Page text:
The Long Run
The career that Rob Lowe launched as a teen just keeps rolling along, like the Hollywood Airstream where he chilled this past season between takes of Fox’s The Grinder. But building a 40-year career takes more than a ready smile and bright baby blues.
Rob Lowe arrives for an interview with a pressing question of his own.
“Can I ask you to move to the other side of the table?” he asks. “I’m deaf in my right ear and want to be able to hear you.”
Lowe drops this unexpected biographical detail with the matter-of-factness of someone who, due to a bout of mumps at six months old, has lived with hearing loss as long as he can remember. Long enough, in other words, to make jokes about it. "I'm only growing deafer," he says, sliding into his preferred side of the booth in the Beverly Hills Hotel's Polo Lounge, "the older I get."
It's an afternoon in mid-March, mere days before the former Brat Pack heartthrob will celebrate his birthday. Dressed in jeans, sneakers and a snug navy V-neck sweater, he looks and acts much younger than 52. ("Or am I turning 53?” he muses. "I can't remember anymore!")
As the actor talks about marking another milestone — finishing the season's filming on his Fox comedy The Grinder the previous evening — he exudes an enthusiasm more typical of a Tinseltown newcomer than a veteran who's been racking up IMDB credits for nearly 40 years.
The unofficial impromptu wrap party included cigars in Lowe's tricked-out trailer and a midnight burger run to McDonald's. "One of the many aggravating things about Rob's attractiveness," cracks costar Fred Savage later, "is that he loves hamburgers and can eat them all the time."
An enviable metabolism isn't all Lowe brought to The Grinder, a whip-smart show-biz satire and family-comedy mash-up, which did not earn a second season when the network made its pickup announcements in May.
He played Dean Sanderson, Jr. — the former star of a long-running TV drama also called The Grinder — who returns home to Idaho convinced he can work as a lawyer at his family's firm... because he played one on TV. This notion endlessly exasperates his uber-practical brother, Stewart (Savage), a real attorney.
Lowe's hilariously astute performance was informed by his decades in the Hollywood trenches. "The meta show business of it all is an unending deep well for someone who's been doing this as long as I have," says the actor, who earned a Golden Globe nomination for the role earlier this year. "I know the themes — narcissism, insecurity, people-pleasing, fame, ambition, delusion — really well."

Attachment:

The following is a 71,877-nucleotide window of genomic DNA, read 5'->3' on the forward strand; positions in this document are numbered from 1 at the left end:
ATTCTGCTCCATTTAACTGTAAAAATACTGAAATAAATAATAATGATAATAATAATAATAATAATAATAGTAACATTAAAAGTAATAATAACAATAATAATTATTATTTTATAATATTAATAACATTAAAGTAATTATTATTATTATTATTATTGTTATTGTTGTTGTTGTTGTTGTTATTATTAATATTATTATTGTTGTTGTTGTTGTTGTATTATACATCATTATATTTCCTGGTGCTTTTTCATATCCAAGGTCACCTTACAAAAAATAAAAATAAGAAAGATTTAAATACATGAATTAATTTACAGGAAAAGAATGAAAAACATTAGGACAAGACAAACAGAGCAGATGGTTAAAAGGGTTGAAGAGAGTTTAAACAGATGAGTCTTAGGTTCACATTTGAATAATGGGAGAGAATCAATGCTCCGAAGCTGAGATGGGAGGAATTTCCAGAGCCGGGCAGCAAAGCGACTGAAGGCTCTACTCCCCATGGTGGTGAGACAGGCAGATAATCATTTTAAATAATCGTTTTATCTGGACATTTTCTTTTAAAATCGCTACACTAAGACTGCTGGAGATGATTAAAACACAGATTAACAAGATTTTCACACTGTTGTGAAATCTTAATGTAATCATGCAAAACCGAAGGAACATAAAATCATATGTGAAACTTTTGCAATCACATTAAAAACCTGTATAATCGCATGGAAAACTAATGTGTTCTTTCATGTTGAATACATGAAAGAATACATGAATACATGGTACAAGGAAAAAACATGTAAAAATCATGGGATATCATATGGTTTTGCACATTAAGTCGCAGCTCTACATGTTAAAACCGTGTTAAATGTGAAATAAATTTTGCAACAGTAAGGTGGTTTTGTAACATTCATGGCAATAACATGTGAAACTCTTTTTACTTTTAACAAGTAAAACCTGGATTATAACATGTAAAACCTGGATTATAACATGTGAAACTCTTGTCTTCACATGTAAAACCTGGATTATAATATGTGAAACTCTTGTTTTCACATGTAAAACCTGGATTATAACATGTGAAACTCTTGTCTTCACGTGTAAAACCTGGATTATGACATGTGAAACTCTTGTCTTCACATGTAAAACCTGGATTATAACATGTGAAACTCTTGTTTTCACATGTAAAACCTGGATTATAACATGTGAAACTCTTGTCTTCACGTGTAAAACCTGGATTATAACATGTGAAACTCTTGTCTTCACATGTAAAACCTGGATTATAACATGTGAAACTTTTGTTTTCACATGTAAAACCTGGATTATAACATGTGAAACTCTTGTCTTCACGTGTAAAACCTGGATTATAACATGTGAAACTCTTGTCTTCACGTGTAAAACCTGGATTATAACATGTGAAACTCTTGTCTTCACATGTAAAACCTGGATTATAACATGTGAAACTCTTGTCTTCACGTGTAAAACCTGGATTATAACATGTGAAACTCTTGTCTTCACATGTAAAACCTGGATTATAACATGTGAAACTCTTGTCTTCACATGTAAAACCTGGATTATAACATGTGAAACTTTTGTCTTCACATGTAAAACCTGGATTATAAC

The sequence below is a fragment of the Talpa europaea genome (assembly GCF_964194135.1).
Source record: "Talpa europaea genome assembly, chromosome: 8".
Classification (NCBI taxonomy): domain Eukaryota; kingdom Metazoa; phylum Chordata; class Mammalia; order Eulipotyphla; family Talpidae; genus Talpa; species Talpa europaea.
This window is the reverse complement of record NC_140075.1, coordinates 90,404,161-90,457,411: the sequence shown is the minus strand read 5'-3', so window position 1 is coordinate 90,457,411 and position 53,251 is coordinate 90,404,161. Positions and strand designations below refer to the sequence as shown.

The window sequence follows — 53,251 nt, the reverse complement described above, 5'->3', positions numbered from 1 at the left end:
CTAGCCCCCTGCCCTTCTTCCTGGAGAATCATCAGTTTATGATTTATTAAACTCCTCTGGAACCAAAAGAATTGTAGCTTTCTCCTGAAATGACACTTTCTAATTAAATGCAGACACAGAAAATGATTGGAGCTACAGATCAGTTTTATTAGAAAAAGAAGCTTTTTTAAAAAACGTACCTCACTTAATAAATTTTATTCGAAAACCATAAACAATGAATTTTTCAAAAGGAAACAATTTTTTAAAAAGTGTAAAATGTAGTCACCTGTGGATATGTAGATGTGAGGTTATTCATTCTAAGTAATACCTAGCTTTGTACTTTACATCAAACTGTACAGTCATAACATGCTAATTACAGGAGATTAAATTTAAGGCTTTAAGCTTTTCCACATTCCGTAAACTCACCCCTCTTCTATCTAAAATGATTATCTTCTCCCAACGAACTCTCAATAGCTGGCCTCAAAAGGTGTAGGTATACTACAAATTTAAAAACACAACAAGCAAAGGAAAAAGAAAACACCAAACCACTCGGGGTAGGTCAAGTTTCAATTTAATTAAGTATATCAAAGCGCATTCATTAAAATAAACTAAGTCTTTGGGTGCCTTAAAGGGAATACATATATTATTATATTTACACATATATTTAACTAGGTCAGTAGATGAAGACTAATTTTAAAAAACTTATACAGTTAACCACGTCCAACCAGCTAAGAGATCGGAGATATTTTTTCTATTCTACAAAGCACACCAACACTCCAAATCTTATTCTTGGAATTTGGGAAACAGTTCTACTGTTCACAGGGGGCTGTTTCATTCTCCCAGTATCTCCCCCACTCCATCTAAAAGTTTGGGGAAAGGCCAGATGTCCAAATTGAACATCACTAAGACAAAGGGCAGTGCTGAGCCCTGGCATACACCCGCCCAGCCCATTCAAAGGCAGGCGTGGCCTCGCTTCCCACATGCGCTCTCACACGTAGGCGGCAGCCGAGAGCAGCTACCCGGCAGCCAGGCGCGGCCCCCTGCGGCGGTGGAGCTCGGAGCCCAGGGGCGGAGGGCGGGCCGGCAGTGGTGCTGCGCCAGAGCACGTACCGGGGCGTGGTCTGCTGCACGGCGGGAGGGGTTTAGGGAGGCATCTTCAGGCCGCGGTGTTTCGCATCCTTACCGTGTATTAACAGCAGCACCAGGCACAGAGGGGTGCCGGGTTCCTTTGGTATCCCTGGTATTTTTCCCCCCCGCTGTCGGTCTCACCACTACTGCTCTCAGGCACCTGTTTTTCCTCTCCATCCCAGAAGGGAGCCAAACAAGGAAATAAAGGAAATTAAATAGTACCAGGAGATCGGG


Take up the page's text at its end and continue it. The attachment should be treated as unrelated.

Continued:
Lowe had previously explored those topics in a biting arc as an unbalanced Oscar winner on Showtime's Californication, but — thanks to The Grinder's "souffle of sweetness" — he couldn't resist revisiting them
"We rarely see show business dealt with on network television, but when we do, there's always an element of douchiness to it," he says, ordering a double espresso. "Dean never had that in the writing, and I don't go there in the performance. He's a people-pleaser who just wants everybody to love him, like a lot of actors. He truly means well, and that's the key — because otherwise he would be boring and unlikable."
Jarrad Paul and Andrew Mogel — co-creators, writers and executive producers of The Grinder — had decided early on that, to make their show work, they'd need a "Rob Lowe type." That is, a beloved high-wattage star with easy charisma and a willingness to poke fun at the melodramatic tendencies of those in the profession.
But the real Rob Lowe (also an exec producer, along with Nicholas Stoller, Melvin Mar and Jake Kasdan) turned out to be even more game than they'd hoped.
Mogel explains: "We were writing this scene where Rob [as Dean, in a bit from the show within a show] is buried alive and has to climb out of the grave in the rain. We said, 'Is Rob gonna wanna do this?' He has to be in a box underground in the dirt, climb out and get soaking wet. A terrible situation! Not only was he okay doing it, he was excited about it. He was like, 'What if, after I climb out, I rip my shirt off?'"
One of the funniest moments in the pilot — after being asked to take a photo with a fan, Dean turns him around to ensure better lighting — was also Lowe's suggestion. "I do that all the time," the actor admits. "When people want selfies, I go, 'Listen, if this is worth doing, it's worth doing right!'"
Growing up in Dayton, Ohio, back before selfie was a part of the cultural lexicon, Lowe never imagined he’d carve out such an enduring career.
After seeing a community theater production of Oliver! at eight years old, the son of a schoolteacher mother and lawyer father only knew that he wanted to be one of the performers onstage, pronto. “I was hit by a thunderbolt,” he says. “It was like a bad cliched moment in a movie, and I asked my parents to sign me up for the kids’ workshop.”
Not that he was immediately recognized as a born star. "I had a nemesis who got every part that I wanted," he remembers with a laugh. "I still have this fantasy of going back and seeing him like,'How you like me now? Oh, I'm sorry, these are my two Screen Actors Guild trophies. Clink, clink, clink!'"
When Lowe was 12, his divorced mother moved him and younger brother Chad to Malibu. Major culture shock ensued.
"I rolled into the Point Dume Market parking lot in my Levi jeans in August, and I don't think anybody had worn long pants in Malibu since the cowboys founded the place," he says. "Everybody was in shorts and on skateboards, and I didn't know what hit me. I wanted to play pickup football and baseball, but they all played beach volleyball, surfed or smoked pot. Those were the three things you did in Malibu."
Another thing they did in Malibu: join the entertainment business. Living just down the road from Martin Sheen, his future costar on The West Wing, Lowe struck up friendships with Sheen's sons, Emilio Estevez and Charlie Sheen, and attended high school with fellow future luminaries Robert Downey, Jr., and Sean Penn,
Before long, he began booking TV projects, including a series-regular role on the short-lived ABC comedy A New Kind of Family, featuring a pre-music career Janet Jackson, and the telefilm Thursday's Child, which led to his first Golden Globe nomination. But his big break came when he was cast in his inaugural feature film, The Outsiders, Francis Ford Coppola's adaptation of the classic young-adult novel by S.E. Hinton.
On the cusp of 18, Lowe left behind any tentative plans he'd made to attend college and headed for Tulsa, Oklahoma, to begin production.
"It was like a college freshman's first time away from mommy and daddy: first time living alone, first time doing their own wash," he says now of the months he spent sharing a floor in the Excelsior Hotel with other then-rising stars Tom Cruise, Patrick Swayze, Matt Dillon and Ralph Macchio.